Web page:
March 27, 2011 1 Comment
The poems of Dennis Lee are heavily favoured in our house, and so I was pleased to find a new volume called Garbage Delight: Another Helping, illustrated by Maryann Kovalski, during our last visit to the Toronto Public Library. It didn’t take long for us to realize that this wasn’t, as we’d thought, a sequel to the original 1977 Garbage Delight. Instead it’s an abbreviated version of the original book plus “some delicious new verses”, completely re-illustrated by a new artist.
I don’t think I’m just being nostalgic when I say I find this disturbing. As anyone with young children will tell you, the reading experience provided by a picture book is different experience than that provided by a chapter book, or a story told out loud. The pictures inform the child’s imagination just as much as the words do. Their eye follows the words and images, whereas they might not glance at the book at all during a chapter book. When you think of a favourite picture book, you’re thinking as much about the pictures as the story. Would Goodnight Moon still be Goodnight Moon minus Clement Hurd? Or The Paper Bag Princess minus Michael Martchenko? You certainly wouldn’t demand that classics illustrated by the author – the works of Dr. Seuss, Shel Silverstein, or Eric Carle – be taken apart and put together differently. Why treat author/illustrator teams differently?
I don’t mean to say the book wouldn’t have been good illustrated by a different artist, but it would have been a different book. What disturbs me is how blatantly a re-imagining like this puts primacy on the words. Garbage Delight was a huge critical and commercial success when it was first released. Something about it resonated with the audience. In having it re-illustrated by a new artist the publisher (or author, or whoever decided this was a good idea) is assuming the text alone was responsible for that reception, and that an equal (or better) reception can be expected with new pictures.
The book industry seems stacked with people who make this error in judgement. Look at the popular attitude towards graphic novels. But any savvy graphic novel reader will tell you the graphics and the novel can’t be separated. Jeff Smith’s Bone, Dave Sim’s Cerebus, David Mak’s Kabuki – even team-written works like Alan Moore & Eddie Campbell’s From Hell or Jillian & Mariko Tamaki’s Skim – are works to be taken whole.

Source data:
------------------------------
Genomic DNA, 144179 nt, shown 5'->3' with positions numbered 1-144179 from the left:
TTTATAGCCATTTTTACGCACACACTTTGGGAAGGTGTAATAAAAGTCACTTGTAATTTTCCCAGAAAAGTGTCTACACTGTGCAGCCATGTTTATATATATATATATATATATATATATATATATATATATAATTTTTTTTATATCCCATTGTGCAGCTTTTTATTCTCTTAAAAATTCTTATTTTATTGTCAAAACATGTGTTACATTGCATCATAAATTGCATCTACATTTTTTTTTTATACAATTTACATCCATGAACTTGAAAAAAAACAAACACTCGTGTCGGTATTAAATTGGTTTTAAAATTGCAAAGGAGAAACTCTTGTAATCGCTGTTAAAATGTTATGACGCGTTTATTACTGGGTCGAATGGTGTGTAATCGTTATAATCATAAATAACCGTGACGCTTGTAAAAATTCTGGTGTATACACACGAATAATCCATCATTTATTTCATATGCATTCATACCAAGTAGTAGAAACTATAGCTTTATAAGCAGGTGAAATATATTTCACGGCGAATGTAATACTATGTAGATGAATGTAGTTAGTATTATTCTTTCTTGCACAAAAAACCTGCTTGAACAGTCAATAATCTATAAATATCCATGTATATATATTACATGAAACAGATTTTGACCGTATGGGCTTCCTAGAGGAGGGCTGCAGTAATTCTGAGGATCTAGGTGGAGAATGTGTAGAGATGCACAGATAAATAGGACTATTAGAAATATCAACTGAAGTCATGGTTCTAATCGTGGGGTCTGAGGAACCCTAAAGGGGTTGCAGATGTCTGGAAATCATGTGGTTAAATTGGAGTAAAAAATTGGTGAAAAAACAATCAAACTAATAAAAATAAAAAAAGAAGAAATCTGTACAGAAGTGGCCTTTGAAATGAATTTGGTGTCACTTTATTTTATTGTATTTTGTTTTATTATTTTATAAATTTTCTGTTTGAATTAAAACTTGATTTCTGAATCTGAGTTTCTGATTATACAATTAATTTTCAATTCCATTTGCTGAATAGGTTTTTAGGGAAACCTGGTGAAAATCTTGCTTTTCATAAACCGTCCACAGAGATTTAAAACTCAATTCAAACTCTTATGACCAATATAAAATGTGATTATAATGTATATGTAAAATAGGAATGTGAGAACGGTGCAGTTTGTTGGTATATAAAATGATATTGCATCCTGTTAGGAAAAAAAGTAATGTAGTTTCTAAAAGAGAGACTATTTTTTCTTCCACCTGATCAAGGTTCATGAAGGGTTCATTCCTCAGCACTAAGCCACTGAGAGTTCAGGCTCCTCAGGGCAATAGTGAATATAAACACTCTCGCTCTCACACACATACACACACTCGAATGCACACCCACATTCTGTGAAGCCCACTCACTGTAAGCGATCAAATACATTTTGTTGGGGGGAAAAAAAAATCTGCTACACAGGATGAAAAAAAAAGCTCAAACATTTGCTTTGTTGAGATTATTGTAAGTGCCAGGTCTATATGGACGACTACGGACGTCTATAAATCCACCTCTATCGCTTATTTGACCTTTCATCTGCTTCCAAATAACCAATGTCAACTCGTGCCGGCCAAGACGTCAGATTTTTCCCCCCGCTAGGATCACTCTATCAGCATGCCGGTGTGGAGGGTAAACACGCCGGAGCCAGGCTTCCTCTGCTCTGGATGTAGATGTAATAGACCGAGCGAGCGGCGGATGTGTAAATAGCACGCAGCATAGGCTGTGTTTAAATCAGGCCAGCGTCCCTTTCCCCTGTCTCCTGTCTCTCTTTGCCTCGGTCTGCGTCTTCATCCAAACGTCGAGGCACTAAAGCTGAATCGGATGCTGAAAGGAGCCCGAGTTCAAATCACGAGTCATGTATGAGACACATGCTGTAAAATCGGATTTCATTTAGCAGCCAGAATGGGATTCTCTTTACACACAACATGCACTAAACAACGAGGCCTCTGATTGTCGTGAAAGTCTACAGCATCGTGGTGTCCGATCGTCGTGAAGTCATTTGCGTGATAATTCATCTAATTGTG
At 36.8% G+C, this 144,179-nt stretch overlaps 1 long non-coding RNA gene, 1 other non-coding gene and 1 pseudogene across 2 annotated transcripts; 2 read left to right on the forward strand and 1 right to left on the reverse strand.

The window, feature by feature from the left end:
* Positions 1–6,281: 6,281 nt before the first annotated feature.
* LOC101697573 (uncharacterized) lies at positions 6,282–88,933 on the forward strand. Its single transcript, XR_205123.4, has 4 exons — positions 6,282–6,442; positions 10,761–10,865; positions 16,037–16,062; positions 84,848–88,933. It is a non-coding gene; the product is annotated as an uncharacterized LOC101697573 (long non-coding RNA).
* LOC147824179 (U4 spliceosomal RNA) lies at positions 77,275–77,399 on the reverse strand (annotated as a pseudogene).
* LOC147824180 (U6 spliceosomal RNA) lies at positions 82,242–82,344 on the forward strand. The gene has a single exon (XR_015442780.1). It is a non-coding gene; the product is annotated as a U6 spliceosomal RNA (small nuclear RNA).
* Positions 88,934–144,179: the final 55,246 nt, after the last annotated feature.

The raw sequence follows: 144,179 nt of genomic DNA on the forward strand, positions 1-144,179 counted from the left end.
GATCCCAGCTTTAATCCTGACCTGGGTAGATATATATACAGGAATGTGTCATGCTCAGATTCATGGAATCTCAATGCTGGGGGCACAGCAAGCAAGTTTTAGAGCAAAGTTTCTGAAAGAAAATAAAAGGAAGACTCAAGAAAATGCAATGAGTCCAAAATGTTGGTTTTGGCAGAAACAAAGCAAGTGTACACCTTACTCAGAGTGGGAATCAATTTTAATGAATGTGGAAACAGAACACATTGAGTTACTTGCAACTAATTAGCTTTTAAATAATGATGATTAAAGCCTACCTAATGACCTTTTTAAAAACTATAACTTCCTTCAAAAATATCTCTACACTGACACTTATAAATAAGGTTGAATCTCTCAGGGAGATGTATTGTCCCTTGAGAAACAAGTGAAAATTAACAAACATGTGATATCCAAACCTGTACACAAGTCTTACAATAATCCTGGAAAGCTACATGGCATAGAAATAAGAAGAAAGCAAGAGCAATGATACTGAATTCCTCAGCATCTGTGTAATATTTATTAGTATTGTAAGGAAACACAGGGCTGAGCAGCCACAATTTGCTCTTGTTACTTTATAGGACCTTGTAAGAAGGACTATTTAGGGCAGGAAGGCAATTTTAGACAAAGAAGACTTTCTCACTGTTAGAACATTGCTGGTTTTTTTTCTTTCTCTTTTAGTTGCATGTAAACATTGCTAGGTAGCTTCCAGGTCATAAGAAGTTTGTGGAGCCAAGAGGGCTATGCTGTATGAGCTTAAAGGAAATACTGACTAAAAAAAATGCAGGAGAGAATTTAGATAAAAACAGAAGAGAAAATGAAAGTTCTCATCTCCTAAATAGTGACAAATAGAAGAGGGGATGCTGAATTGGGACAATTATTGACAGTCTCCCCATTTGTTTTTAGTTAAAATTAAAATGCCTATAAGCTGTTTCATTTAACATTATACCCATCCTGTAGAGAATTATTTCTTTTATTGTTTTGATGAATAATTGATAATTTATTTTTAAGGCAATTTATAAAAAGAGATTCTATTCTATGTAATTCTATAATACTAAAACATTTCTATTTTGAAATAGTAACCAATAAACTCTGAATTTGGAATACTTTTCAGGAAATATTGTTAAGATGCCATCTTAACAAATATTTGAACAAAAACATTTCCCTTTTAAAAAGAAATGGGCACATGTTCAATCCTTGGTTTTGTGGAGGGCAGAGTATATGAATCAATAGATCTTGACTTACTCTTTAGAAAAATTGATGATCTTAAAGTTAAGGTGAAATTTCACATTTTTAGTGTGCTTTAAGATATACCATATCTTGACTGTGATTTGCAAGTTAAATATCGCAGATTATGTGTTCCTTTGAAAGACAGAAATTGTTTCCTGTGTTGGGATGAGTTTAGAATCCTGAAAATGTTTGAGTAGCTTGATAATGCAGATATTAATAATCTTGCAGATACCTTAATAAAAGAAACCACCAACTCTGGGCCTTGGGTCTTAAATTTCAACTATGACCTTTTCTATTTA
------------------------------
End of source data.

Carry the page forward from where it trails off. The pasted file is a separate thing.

Why would a picture book be any different? In this case, I fear the answer is to be found in the ego of the author. Dennis Lee’s issues with Frank Newfeld were well-aired by Newfeld in his 2008 autobiography Drawing on Type. At the time I read and reviewed Newfeld’s memoir, I felt his take-down of Lee was rather juvenile (and it still seems pretty petty), but it now also helps shed some light on why Lee, a living author, might have condoned all of these re-releases of his older material with newer, duller, safer illustrations. He really feels these are his books. Newfeld points out the difference in his philosophy of illustration and Lee’s:
“Dennis felt that the illustrator’s only function was to describe the poet’s invention – to translate it, exactly, into the visual realm. Whereas I argued that the role of the illustration…was to challenge the child to take the poet’s flight of fancy and use it as a spring-board for his/her own invention.”
Frankly, I’m on-side with Newfeld. Authors are, of course, free to pursue whatever result they want with their words, but a picture book is not just an adult book with some colourful bits stuck on to attract the eye of an illiterate child. After all, kids (and grown ups) continue to enjoy picture books long after they learn to read and no longer need the visual cue of the images. The pictures bring more to the whole than representation. They are an entirely different level of the story, or poem. If the author can provide these themselves, great. If an artist is brought in to illustrate, their interpretation uniquely interprets the words. They are partners in the enterprise.
The new Garbage Delight fell flat in our house because Maggie found the inexpressive little raccoons confusing – she kept asking why they were all “sad”. She has always preferred images of children to anthropomorphic animals – but maybe that’s just us. I feel a little annoyed that I was tricked into picking up a book we already own – you’d think I’d be more careful. But I have absolutely never encountered this phenomenon before, and was not watching for it. Why re-assign your text to a new illustrator when the original was so successful? It feel straight-up like an insult. Even if I wasn’t the intended recipient of that slap, it’s embarrassing to see it on the shelf. I really hope I won’t ever see it there again.